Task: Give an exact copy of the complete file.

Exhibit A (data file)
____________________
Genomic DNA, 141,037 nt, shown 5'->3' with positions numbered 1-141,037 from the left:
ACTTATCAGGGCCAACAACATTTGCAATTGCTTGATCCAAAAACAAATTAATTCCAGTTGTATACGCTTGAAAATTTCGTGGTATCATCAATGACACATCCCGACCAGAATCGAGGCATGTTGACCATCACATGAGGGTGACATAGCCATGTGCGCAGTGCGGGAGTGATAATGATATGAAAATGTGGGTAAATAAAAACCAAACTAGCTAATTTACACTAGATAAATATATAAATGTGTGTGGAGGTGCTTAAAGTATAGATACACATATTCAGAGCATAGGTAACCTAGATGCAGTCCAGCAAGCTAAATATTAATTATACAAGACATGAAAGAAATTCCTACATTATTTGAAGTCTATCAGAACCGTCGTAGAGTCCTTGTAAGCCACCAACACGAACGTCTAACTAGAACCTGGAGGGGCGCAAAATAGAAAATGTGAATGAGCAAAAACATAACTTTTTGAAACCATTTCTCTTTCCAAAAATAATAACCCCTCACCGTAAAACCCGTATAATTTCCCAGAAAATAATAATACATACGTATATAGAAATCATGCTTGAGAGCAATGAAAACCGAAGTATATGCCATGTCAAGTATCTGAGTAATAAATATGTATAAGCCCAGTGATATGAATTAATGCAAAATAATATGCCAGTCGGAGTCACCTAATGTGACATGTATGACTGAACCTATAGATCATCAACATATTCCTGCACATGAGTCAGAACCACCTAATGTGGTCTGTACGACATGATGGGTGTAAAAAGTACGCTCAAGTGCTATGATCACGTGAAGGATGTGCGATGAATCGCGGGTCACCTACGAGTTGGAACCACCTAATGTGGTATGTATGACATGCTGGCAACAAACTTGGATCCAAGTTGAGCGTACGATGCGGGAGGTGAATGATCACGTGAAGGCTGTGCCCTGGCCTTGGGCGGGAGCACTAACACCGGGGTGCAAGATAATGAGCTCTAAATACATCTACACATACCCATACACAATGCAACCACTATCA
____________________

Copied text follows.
Genomic DNA, 141,037 nt, shown 5'->3' with positions numbered 1-141,037 from the left:
ACTTATCAGGGCCAACAACATTTGCAATTGCTTGATCCAAAAACAAATTAATTCCAGTTGTATACGCTTGAAAATTTCGTGGTATCATCAATGACACATCCCGACCAGAATCGAGGCATGTTGACCATCACATGAGGGTGACATAGCCATGTGCGCAGTGCGGGAGTGATAATGATATGAAAATGTGGGTAAATAAAAACCAAACTAGCTAATTTACACTAGATAAATATATAAATGTGTGTGGAGGTGCTTAAAGTATAGATACACATATTCAGAGCATAGGTAACCTAGATGCAGTCCAGCAAGCTAAATATTAATTATACAAGACATGAAAGAAATTCCTACATTATTTGAAGTCTATCAGAACCGTCGTAGAGTCCTTGTAAGCCACCAACACGAACGTCTAACTAGAACCTGGAGGGGCGCAAAATAGAAAATGTGAATGAGCAAAAACATAACTTTTTGAAACCATTTCTCTTTCCAAAAATAATAACCCCTCACCGTAAAACCCGTATAATTTCCCAGAAAATAATAATACATACGTATATAGAAATCATGCTTGAGAGCAATGAAAACCGAAGTATATGCCATGTCAAGTATCTGAGTAATAAATATGTATAAGCCCAGTGATATGAATTAATGCAAAATAATATGCCAGTCGGAGTCACCTAATGTGACATGTATGACTGAACCTATAGATCATCAACATATTCCTGCACATGAGTCAGAACCACCTAATGTGGTCTGTACGACATGATGGGTGTAAAAAGTACGCTCAAGTGCTATGATCACGTGAAGGATGTGCGATGAATCGCGGGTCACCTACGAGTTGGAACCACCTAATGTGGTATGTATGACATGCTGGCAACAAACTTGGATCCAAGTTGAGCGTACGATGCGGGAGGTGAATGATCACGTGAAGGCTGTGCCCTGGCCTTGGGCGGGAGCACTAACACCGGGGTGCAAGATAATGAGCTCTAAATACATCTACACATACCCATACACAATGCAACCACTATCA